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The General Characteristics of the Trajectories
of Particles Moving in a Central Force Field

The astronomer Johannes Kepler found laws followed by the orbits of the planets of the solar system. Isaac Newton explained those laws as a result of the gravitation attraction between the Sun and the planets that obeyed an inverse distance squared formula. Some of Kepler's laws however are the result of a more general force formula. This material is to derive those properties of the trajectories of particles moving in a force field that depend only on the force acting centrally.

If the force on a particle depends only upon the distance r from the center of the force field then there is spherical symmentry to the system and angular momentum is conserved. Let r and v denote the radial vector and velocity vector, respectively, of the particle. (In the following vectors are depicted in red.) If m is the mass of the particle then its momentum p is equal to mv. The angular momentum M of the particle with respect to the center of the force field is given by

M = r×p


r×M = r×(r×p) = 0
v×M = v×(r×p) = 0

r and p must always be perpendicular to M. If M0 then r and p must lie in the plane whose normals are parallel to M and passes through the center of the force field.

This means the analysis can be restricted to the plane. The origin of the coordinate system may be taken to be at the center of the force field. The trajectory of the particle can be represented by the radial vectors and these are completely described by their magnitude r and an angle θ.

Let r^ and θ^ be the unit vectors in the increasing r and θ directions, respectively. The velocity of the particle is then

v = (dr/dt)r^ + r(dθ/dt)θ^

Since r^ and θ^ are perpendicular the squared magnitude of velocity is

(dr/dt)² + r²(dθ/dt)²

This means that the kinetic energy K of the particle is

K = ½m[(dr/dt)² + r²(dθ/dt)²]

If the potential energy of the particle is denoted as V(r) then the total energy E of the particle is

E = K + V = ½m[(dr/dt)² + r²(dθ/dt)²] + V(r)

Angular Momentum and the Area Swept by the
Radial Vector Along the Trajectory

The angular momentum of the particle with respect to the center of the force field is mr²(dθ/dt) and this remains constant; i.e.,

d(mr²(dθ/dt))/dt = 0

Since the mass m is constant this means that r²(dθ/dt) is also constant.

Now consider the area swept out by the radial vector as the particle moves, as shown below

Thus the rate at which area is swept by the radial vector is equal to r²(dθ/dt) which was found to be constant as a result of the conservation of angular moment. Therefore the rate at which area is swept out is everywhere constant along the trajectory of the particle as a result of the conservation of its angular momentum moving in a central force field. This is Kepler's Second Law of planetary motion.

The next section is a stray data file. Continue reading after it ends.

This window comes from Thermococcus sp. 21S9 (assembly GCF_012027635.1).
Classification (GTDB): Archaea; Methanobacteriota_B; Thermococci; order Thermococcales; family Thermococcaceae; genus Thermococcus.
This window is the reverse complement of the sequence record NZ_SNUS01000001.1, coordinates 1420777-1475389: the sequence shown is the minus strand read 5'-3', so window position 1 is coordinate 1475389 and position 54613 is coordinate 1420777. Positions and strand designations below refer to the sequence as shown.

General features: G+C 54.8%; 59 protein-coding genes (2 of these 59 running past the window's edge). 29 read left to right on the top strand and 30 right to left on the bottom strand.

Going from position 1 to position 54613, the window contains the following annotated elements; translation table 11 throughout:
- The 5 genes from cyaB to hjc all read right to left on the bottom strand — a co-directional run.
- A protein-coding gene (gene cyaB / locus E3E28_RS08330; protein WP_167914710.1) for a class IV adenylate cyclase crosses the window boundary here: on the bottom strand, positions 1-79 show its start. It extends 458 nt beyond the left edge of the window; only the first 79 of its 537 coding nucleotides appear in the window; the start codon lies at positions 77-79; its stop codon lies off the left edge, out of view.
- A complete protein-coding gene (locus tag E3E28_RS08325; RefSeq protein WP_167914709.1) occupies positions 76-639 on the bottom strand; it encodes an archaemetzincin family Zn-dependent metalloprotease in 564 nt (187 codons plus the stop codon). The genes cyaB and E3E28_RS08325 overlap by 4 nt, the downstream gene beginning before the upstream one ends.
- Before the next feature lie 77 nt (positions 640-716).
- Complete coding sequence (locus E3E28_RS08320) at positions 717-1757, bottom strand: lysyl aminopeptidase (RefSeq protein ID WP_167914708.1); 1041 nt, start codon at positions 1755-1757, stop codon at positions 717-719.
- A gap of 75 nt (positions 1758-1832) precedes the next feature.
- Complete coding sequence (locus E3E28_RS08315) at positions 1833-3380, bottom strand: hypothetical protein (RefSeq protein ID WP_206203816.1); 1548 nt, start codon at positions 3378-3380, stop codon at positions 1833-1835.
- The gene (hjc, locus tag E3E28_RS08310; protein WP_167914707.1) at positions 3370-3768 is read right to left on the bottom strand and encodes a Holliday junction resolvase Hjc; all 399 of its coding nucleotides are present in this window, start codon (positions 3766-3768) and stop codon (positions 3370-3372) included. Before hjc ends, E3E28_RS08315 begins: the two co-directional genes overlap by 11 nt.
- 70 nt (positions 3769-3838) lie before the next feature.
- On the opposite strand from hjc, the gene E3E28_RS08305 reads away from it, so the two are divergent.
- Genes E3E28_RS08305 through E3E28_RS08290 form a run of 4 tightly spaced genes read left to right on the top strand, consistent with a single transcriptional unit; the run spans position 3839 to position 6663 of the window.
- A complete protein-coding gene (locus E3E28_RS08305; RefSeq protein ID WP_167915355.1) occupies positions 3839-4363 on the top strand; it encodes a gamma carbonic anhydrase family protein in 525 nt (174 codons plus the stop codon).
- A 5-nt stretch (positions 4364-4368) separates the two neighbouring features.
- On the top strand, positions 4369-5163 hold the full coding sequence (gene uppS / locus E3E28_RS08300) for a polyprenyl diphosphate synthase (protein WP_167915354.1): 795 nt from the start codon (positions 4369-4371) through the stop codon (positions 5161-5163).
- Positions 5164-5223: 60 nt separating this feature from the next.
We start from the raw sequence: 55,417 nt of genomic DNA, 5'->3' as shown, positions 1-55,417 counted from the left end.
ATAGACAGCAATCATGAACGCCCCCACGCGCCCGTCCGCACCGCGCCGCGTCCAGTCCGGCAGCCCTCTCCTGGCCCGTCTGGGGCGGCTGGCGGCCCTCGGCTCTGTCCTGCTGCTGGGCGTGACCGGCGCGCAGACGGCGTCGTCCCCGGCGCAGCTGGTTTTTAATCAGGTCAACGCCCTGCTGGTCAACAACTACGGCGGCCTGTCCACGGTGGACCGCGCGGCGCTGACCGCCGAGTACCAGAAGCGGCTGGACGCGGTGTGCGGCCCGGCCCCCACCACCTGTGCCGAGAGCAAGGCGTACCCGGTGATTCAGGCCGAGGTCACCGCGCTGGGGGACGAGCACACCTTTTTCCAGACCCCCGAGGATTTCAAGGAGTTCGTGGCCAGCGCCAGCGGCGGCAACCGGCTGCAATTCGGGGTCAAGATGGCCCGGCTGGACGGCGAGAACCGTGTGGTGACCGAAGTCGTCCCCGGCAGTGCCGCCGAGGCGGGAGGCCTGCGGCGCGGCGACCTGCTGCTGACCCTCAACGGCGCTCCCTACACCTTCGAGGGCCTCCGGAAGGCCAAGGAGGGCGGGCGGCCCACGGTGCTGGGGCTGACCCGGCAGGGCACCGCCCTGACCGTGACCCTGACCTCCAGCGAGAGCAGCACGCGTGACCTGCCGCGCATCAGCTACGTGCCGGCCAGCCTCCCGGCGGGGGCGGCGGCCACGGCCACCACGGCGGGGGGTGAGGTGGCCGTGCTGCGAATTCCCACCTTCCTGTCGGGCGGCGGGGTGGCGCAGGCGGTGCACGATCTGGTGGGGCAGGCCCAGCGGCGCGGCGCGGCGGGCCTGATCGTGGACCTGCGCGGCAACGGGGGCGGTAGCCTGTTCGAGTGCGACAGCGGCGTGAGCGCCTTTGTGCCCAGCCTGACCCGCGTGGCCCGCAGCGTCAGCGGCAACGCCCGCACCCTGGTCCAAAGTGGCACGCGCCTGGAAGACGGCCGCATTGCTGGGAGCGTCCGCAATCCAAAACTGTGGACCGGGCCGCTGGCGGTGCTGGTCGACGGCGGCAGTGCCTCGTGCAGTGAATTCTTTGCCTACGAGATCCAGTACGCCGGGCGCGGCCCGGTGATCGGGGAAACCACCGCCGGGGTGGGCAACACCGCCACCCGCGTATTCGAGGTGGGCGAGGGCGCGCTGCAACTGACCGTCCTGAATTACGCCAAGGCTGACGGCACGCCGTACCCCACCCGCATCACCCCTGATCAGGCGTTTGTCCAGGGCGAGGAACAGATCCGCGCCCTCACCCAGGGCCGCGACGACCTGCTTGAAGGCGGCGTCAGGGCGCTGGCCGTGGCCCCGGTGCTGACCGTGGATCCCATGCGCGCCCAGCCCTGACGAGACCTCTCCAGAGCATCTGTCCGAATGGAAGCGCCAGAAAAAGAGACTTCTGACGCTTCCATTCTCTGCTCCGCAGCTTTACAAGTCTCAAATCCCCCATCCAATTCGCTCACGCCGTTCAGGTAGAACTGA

Obtaining the Trajectory Through Quadrature (Integration)

The angular momnetum of the particle with respect to the center of the force field is constant. Let this constant be denoted as L. Thus

L = mr²(dθ/dt)
and hence
(dθ/dt) = L/(mr²)

Since E = K + V = ½m[(dr/dt)² + r²(dθ/dt)²] + V(r)
this can be reduced to
E = K + V = ½m[(dr/dt)² + r²(L/(mr²))²] + V(r)
or, equivalently
E = ½m(dr/dt)² + ½L²/(mr²) + V(r)

This latter equation can be solved for (dr/dt); i.e.,

(dr/dt) = {(2/m)[E - V(r) - ½L²/(mr²)]}½

Since (dθ/dt) = L/(mr²) this means (dt/dθ) = mr²/L. Therefore

(dr/dθ) = (dr/dt)(dt/dθ) = {(2/m)[E - V(r) - ½q²/(mr²)]}½(mr²/q)
which can be represented as
dθ = dr(mr²/L)/{(2/m)[E - V(r) - ½L²/(mr²)]}½

Given the formula for V(r) the above equation may be integrated to give θ in terms of r and hence, in principle, r in terms of θ. This would be the equation of the orbit of the particle.

The integration can be carried out only over the range in which the expression in the denominator is positive. The limits of integration are given as the solutions to the equation

E - V(r) - ½L²/(mr²) = 0

These solutions would be the distances for the perihelion and aphelion points of the orbit.

The coordinate system can be oriented so that θ=0 corresponds to the smallest root of the above equation. When V(r)=−G/r the above equation is a quadratic equation in (1/r) and is easily solved analytically. When


the equation is transcendental and has to be solved numerically.

From the largest solution for r, say rP, from the above equation other characteristics of the orbit may be obtained. For example,

ωP = (dθ/dt)P = L/(mr²)

This means that the kinetic energy KP may be computed

KP = ½mr²ω²
KP = E − V(rP)

It might have been noted that E−V is just the kinetic energy K. At the maximum and minimum r, dr/dt is equal to 0 so K=½mr²(dθ/dt)². Thus the equation to solved reduces to

½mr²ω² − ½L²/(mr²) = 0
or, equivalently
m²r4ω² = L²

Although angular momentum L is equal to mr²ω this does not lead to a solution. This is because the above equation is equivalent to:

L² = L²

(To be continued.)

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